Cauliflower





Ordinary varieties cannot forage for moisture. Worse, moisture
stress at any time during the growth cycle prevents proper formation
of curds. The only important cauliflowers suitable for dry gardening
are overwintered types. I call them important because they're easy
to grow and they'll feed the family during April and early May, when
other garden fare is very scarce.
_Sowing date:_ To acquire enough size to survive cold weather,
overwintered cauliflower must be started on a nursery bed during the
difficult heat of early August. Except south of Yoncalla, delaying
sowing until September makes very small seedlings that may not be
hardy enough and likely won't yield much in April unless winter is
very mild, encouraging unusual growth.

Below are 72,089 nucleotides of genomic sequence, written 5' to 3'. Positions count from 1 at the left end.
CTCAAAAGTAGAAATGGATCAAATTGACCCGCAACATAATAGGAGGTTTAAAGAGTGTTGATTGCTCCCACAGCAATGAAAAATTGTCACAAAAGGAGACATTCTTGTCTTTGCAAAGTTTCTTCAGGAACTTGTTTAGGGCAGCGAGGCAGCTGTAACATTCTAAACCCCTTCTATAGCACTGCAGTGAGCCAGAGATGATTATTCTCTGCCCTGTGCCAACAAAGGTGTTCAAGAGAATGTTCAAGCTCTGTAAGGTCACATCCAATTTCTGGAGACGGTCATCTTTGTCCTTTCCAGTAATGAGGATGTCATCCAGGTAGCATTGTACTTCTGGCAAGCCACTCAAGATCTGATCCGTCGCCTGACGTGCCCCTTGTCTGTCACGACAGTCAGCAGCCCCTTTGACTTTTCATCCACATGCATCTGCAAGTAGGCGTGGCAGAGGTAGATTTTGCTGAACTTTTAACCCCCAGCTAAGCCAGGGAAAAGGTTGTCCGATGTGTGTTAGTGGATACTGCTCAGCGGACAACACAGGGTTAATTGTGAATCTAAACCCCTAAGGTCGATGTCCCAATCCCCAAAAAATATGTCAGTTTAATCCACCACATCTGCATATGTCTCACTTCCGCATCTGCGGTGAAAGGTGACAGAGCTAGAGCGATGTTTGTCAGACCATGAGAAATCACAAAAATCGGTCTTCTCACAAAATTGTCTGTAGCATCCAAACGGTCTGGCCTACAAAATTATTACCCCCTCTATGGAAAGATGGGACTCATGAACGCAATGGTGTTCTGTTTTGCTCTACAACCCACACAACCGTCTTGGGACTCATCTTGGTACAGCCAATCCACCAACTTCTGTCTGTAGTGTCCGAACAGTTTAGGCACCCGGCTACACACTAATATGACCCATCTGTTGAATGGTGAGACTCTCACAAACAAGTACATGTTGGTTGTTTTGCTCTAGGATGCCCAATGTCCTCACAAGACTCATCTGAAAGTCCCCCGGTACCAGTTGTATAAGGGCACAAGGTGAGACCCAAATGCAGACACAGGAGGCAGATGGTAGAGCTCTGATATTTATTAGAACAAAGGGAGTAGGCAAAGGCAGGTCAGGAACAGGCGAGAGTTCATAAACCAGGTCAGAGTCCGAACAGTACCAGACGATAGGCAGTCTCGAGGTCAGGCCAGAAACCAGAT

_Spacing:_ In October, transplant about 2 feet apart in rows 3 to 4
feet apart.
_Irrigation:_ If you have more water available, fertilize and till
up some dusty, dry soil, wet down the row, direct-seed like broccoli
(but closer together), and periodically irrigate until fall. If you
only moisten a narrow band of soil close to the seedlings it won't
take much water. Cauliflower grows especially well in the row that
held bush peas.
_Varieties:_ The best are the very pricy Armado series sold by
Territorial.





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